As artificial intelligence (AI) is causing a buzz because of the increasing popularity of generative AI programs, such as OpenAI’s ChatGPT and DALL-E, within the beverage industry, AI is being applied to understand consumer behavior, which is expected to lead to more accurate predictions, experts note.

In its report, titled “Artificial Intelligence (AI) In Food & Beverages Market & Share Analysis – Growth Trends & Forecasts (2023 - 2028),” Mordor Intelligence notes that, aside from emerging AI technology helping beverage companies with supply chain management through logistics, AI can further enable marketers to reach out to customers personally, engage in deeper interactions and enhance their overall experience with the brand.

“AI can also help to analyze, monitor and deduce customer behavior and sentiments across various social media channels,” the report states. “Therefore, when AI builds an in-depth customer profile, it matches their social experiences about the product. With the help of such powerful insights, firms can now aim to improve the customer experience and make it more productive, thereby leading to market growth.”

Noting that AI is not as intimidating as it once was, Gianna Tomassi, associate director of insights, Black Swan Data, New York, points out that during the past couple of years, AI has become more cost efficient and open, and therefore has been adopted by an increasing number of innovators across industries. 

“Especially since the launch of ChatGPT, the internet has been buzzing with talk about artificial intelligence and its potential impact on the market research industry,” she says. “In the past couple of months, every professional working in CPG has experimented with the tool, trying to understand its possible applications for their work stream. 

“At Black Swan, we’ve been applying artificial intelligence to social and conversational data for 10 years to help brands better understand their consumers and the future drivers of category change,” Tomassi continues. “We believe that over the coming years, AI will become a core element of every CPG’s product development process.” 

Dan Buckstaff, chief marketing officer at SPINS, Chicago, points to how AI has matured, especially when it comes to accessibility. 

“Only a few years ago, many AI applications were primarily available to larger companies with the capital and the infrastructure to afford and support its capabilities, but today it has become available to small businesses and consumers alike who hope to streamline and advance their practices,” he explains. “AI can be found everywhere, from the classroom in a small town to the board meeting of a Fortune 500 company, the possibilities for its usage span farther than most researchers have even figured out yet.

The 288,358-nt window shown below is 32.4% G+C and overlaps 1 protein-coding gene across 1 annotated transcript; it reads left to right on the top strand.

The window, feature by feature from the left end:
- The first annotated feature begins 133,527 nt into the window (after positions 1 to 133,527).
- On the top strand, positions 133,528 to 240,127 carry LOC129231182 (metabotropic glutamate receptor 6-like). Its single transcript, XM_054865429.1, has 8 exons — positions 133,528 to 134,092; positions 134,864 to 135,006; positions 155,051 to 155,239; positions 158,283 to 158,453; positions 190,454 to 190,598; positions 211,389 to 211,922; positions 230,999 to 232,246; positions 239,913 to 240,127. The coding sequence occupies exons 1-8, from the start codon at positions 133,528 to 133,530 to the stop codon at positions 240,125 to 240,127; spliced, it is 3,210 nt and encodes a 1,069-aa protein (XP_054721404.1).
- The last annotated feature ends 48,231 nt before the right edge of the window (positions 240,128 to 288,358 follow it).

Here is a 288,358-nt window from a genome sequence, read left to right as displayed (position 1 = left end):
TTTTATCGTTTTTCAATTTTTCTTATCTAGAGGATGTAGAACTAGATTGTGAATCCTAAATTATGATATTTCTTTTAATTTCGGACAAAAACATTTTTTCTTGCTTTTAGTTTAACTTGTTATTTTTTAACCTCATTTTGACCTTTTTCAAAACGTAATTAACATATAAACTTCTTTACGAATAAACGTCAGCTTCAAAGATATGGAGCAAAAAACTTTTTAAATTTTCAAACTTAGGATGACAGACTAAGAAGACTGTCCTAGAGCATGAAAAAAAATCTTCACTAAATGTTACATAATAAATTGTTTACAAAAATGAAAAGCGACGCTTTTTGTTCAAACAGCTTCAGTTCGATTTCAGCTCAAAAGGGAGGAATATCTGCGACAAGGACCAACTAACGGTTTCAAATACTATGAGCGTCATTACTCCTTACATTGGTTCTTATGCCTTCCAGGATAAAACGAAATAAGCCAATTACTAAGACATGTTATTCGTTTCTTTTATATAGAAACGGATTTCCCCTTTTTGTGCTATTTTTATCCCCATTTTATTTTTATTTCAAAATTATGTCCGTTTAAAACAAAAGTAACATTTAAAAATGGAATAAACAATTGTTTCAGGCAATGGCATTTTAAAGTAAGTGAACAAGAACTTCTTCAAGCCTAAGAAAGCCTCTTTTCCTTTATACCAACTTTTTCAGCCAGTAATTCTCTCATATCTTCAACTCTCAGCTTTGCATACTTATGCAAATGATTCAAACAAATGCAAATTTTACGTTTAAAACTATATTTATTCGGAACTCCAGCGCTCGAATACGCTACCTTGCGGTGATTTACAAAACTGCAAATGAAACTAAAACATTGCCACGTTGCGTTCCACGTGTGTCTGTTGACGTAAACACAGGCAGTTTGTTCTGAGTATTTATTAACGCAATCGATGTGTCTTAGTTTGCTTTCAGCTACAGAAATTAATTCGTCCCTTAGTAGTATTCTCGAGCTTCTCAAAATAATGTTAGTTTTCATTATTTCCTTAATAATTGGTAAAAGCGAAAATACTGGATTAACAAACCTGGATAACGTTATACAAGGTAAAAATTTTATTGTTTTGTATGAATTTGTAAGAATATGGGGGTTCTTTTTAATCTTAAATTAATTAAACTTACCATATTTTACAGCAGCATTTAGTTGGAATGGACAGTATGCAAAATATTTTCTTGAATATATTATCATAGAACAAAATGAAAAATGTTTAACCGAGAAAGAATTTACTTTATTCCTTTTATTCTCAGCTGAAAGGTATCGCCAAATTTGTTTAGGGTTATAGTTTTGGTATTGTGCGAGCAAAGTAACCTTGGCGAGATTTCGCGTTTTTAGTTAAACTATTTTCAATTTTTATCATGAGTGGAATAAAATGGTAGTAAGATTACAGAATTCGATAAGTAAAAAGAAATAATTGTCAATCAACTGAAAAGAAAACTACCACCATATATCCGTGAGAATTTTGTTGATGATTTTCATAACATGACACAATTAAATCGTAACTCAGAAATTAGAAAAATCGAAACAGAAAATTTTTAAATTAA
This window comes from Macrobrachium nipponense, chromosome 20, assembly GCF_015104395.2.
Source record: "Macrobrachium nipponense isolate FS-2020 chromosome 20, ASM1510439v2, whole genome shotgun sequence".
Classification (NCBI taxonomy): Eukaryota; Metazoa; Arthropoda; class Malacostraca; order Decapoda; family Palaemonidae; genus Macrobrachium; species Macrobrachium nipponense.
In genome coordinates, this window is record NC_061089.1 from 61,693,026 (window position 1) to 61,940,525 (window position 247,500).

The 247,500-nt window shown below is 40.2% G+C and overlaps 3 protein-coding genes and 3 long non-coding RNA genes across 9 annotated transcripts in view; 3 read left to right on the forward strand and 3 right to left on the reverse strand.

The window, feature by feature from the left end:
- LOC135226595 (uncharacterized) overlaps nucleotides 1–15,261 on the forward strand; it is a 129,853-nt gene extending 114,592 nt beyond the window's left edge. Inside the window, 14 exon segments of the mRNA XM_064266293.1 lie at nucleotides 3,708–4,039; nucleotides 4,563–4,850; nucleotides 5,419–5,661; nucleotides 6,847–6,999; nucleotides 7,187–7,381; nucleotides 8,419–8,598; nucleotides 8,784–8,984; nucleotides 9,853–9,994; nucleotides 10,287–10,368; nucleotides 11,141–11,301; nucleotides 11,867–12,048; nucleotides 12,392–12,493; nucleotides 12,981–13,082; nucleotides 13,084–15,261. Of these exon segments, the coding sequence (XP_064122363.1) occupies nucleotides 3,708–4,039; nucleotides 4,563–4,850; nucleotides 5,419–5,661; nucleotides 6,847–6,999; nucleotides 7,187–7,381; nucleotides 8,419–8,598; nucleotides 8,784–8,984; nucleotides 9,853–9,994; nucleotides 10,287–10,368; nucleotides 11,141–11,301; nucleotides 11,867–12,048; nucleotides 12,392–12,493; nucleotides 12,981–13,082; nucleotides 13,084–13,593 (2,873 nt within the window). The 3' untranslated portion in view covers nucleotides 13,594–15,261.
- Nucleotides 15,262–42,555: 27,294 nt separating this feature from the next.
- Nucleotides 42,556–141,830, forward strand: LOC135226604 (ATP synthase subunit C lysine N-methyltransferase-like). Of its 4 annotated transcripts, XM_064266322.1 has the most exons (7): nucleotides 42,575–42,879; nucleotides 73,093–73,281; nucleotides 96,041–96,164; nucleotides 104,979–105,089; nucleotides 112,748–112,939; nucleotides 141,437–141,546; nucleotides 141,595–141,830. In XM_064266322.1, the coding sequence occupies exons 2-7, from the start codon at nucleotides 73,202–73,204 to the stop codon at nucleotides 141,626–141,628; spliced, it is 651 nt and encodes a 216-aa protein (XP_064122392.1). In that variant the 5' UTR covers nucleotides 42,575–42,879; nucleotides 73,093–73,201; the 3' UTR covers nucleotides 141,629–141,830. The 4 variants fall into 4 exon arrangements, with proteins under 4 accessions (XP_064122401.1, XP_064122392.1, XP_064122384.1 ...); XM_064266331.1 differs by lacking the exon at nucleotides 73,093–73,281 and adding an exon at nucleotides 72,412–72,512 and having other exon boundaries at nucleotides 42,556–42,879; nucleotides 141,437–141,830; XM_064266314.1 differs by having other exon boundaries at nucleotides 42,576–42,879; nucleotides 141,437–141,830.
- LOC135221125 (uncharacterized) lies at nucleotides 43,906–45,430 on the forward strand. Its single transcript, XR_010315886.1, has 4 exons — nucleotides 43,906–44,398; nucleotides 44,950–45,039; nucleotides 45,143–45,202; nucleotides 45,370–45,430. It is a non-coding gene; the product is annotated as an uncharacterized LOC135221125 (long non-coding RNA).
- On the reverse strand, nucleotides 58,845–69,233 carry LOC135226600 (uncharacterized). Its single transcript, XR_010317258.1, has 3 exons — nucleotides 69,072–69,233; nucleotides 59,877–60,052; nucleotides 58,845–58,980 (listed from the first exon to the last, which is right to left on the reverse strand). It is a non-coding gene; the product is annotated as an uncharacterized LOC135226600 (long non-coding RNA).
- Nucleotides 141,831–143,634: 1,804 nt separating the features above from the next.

“Not only has the technology matured, but human interaction and opinion of AI has continued to change for the better,” Buckstaff continues. “At one time, AI was seen by most consumers as something robotic, with a purpose that only applied to a select few industries, but people are beginning to see the positive possibilities of this technology. Rather than being seen as a replacement, it is considered an enhancement to a task or a job that can cut down on time and allow for focus on greater projects.”

Understanding consumer preferences 

As artificial intelligence can provide insights into shopper preference, both in-store and through eCommerce, experts note that through AI, information can be relayed back to the company’s desired form of communication. 

“With personalized shopping online, beverage companies can engage with consumers and provide them with recommendations, coupons, sale information, etc., to improve loyalty through the brand,” SPINS’ Buckstaff explains. “When thinking about the values-oriented consumer, a shopper who is passionate and measures every purchase against four core qualifications — good for people, good for health, good for animals and good for planet — this consumer is looking for specific attributes when shopping for their products and AI can assist beverage companies in understanding these shopping habits to further target them. 


AI is available to small businesses and consumers
A few years ago, although only available to larger companies with capital to support its capabilities, today AI is available to small businesses and consumers alike who hope to streamline and advance their practices, SPINS’ Dan Buckstaff notes.
Image courtesy of Getty Images